The arrival of winter weather always means many spinouts and cars in ditches. It also results in many intersection and highway collisions, including multi-vehicle pileups and sometimes severe or fatal injuries.
Many drivers are just not prepared for that first snowfall or freezing rain. They forget how to drive on ice or packed snow. They forget to drive cautiously and leave extra room. Or their vehicles may not be fit for winter. Are you and your car ready for winter driving?
Get the right tires and equipment
Winter tires (snow tires) can make a huge difference in performance and safety. Snow tires can help you get unstuck or drive though big drifts. Most importantly, they can help you stop at icy intersections or prevent your car from sliding forward/sideways when you are trying to turn.
Winter tires improve traction by at least 20 percent and the best snow tires have twice as much grip as all-season tires, according to tire manufacturer Bridgestone. Their research shows that about 60 percent of Canadian drivers use winter tires (they are even required in some Canadian provinces.) By comparison, only about one-fifth of American drivers use snow tires.
All-season tires are a compromise between winter tires (traction) and summer tires (gas mileage, noise). There is also a myth that snow tires are not necessary on all-wheel drive vehicles. Winter tires do improve driving performance and safety even for 4WD pickups and SUVs.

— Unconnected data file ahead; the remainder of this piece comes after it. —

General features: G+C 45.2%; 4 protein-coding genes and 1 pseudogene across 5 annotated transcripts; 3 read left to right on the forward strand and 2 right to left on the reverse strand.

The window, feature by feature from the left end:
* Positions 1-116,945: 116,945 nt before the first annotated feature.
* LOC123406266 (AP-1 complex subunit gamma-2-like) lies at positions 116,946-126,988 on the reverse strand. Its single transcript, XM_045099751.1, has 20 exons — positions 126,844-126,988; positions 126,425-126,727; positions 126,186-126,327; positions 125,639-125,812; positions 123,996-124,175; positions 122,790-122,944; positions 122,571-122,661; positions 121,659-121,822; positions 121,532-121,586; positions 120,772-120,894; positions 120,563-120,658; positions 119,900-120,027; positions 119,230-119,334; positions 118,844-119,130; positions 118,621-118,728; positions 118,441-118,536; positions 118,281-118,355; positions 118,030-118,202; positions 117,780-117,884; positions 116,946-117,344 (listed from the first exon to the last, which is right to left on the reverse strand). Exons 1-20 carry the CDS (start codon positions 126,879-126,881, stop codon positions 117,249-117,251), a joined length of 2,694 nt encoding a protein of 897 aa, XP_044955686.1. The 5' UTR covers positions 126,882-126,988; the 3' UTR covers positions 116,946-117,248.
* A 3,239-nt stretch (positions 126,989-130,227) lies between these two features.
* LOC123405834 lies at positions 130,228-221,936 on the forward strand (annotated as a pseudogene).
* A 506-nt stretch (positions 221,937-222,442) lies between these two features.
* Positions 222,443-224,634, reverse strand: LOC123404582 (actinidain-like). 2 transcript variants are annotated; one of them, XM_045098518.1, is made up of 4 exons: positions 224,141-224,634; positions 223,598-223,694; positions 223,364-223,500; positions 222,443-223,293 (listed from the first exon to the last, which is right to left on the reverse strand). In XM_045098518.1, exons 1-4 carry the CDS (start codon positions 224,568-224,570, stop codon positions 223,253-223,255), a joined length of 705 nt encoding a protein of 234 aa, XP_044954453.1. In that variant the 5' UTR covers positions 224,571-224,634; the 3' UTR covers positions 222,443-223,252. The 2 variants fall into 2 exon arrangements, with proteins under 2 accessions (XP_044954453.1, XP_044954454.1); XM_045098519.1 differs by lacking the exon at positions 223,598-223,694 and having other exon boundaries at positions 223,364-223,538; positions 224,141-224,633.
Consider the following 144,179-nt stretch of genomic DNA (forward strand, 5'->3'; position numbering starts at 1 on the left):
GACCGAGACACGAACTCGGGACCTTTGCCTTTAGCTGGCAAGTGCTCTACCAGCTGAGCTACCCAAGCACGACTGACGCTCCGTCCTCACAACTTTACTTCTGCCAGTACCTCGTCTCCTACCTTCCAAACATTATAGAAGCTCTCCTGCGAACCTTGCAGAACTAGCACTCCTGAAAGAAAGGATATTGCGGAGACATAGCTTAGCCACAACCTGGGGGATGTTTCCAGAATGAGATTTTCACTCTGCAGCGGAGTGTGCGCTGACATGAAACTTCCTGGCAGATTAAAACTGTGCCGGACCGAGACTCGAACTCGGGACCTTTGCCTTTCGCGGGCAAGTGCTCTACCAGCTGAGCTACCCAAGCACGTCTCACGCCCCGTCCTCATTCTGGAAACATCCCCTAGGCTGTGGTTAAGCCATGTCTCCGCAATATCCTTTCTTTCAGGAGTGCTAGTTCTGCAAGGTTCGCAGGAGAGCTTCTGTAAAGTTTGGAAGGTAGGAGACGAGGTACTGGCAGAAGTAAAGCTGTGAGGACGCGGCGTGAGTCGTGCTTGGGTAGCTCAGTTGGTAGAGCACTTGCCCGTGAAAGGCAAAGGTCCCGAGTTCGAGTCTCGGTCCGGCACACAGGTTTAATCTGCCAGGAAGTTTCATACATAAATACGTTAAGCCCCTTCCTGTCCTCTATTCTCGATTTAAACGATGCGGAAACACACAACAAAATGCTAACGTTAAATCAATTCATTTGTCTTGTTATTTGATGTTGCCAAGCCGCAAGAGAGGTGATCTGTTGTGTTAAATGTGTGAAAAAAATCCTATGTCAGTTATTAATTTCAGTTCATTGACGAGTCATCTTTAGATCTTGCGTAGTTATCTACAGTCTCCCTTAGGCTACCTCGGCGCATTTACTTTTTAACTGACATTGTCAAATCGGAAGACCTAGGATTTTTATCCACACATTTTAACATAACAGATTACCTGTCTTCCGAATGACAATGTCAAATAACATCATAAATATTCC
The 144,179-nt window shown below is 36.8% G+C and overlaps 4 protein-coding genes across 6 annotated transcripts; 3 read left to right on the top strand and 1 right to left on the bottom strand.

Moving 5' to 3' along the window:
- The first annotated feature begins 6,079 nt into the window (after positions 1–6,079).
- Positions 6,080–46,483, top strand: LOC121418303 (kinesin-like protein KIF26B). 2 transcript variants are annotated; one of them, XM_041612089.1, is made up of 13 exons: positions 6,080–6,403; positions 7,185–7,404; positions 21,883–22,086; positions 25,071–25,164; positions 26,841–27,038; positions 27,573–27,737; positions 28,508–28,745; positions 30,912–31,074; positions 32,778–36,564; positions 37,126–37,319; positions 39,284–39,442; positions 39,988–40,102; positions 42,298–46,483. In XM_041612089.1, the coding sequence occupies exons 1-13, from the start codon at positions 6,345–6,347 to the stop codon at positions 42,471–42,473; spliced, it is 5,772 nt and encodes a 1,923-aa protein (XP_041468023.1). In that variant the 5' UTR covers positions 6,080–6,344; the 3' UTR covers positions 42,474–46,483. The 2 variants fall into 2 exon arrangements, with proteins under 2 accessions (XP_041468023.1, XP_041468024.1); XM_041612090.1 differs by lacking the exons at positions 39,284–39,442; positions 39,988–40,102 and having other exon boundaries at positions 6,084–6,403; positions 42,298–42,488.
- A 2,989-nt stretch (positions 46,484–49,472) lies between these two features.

Whether or not you get snow tires, you should invest in a new ice scraper/snow brush and heavy duty wiper blades. Failure to clear windows sufficiently before driving contributes to many car accidents. Old or worn windshield wipers also put you at risk.
Keep vehicle sensors clean
Many new vehicles have sensors that offer safety benefits. The automatic emergency braking system and the forward collision warning system are two that rely on sensors. If the sensors are covered in ice or snow, there is a good chance they won’t work properly.
While it is true that most people drove for years without these sensors, people who are accustomed to driving these new vehicles have become reliant upon the systems. This becomes an issue: They provide a false sense of safety because you are counting on them and they might not work.
The location of these sensors should be noted in the owner’s manual. Take the time to look at this so you can ensure that you are keeping them free and clear of snow, ice, and road grime.
The best protection is driver awareness
Because road conditions are often horrendous in the winter, you can’t rely solely only your car’s tires and safety systems to remain safe. Instead, employ safe driving skills, take your time and focus on the road.